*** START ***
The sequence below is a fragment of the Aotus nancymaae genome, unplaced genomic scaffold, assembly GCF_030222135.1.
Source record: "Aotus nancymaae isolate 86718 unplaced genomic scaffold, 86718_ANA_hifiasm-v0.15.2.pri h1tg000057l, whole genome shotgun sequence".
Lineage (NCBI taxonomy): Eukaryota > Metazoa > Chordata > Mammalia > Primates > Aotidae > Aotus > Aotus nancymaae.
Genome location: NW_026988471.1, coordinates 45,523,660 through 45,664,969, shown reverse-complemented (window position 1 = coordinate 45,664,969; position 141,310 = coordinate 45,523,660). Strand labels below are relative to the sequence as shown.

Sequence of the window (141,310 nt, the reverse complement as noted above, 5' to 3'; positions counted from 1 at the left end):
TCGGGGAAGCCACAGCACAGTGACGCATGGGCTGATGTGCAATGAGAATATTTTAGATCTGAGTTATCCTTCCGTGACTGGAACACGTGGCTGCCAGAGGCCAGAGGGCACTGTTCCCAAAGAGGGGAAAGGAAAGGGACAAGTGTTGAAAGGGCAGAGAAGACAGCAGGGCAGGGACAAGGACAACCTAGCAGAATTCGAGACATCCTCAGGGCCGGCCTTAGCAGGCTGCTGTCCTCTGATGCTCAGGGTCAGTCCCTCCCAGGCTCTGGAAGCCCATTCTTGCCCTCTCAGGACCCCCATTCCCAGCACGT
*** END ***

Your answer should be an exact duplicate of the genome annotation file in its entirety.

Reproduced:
The sequence below is a fragment of the Aotus nancymaae genome, unplaced genomic scaffold, assembly GCF_030222135.1.
Source record: "Aotus nancymaae isolate 86718 unplaced genomic scaffold, 86718_ANA_hifiasm-v0.15.2.pri h1tg000057l, whole genome shotgun sequence".
Lineage (NCBI taxonomy): Eukaryota > Metazoa > Chordata > Mammalia > Primates > Aotidae > Aotus > Aotus nancymaae.
Genome location: NW_026988471.1, coordinates 45,523,660 through 45,664,969, shown reverse-complemented (window position 1 = coordinate 45,664,969; position 141,310 = coordinate 45,523,660). Strand labels below are relative to the sequence as shown.

Sequence of the window (141,310 nt, the reverse complement as noted above, 5' to 3'; positions counted from 1 at the left end):
TCGGGGAAGCCACAGCACAGTGACGCATGGGCTGATGTGCAATGAGAATATTTTAGATCTGAGTTATCCTTCCGTGACTGGAACACGTGGCTGCCAGAGGCCAGAGGGCACTGTTCCCAAAGAGGGGAAAGGAAAGGGACAAGTGTTGAAAGGGCAGAGAAGACAGCAGGGCAGGGACAAGGACAACCTAGCAGAATTCGAGACATCCTCAGGGCCGGCCTTAGCAGGCTGCTGTCCTCTGATGCTCAGGGTCAGTCCCTCCCAGGCTCTGGAAGCCCATTCTTGCCCTCTCAGGACCCCCATTCCCAGCACGT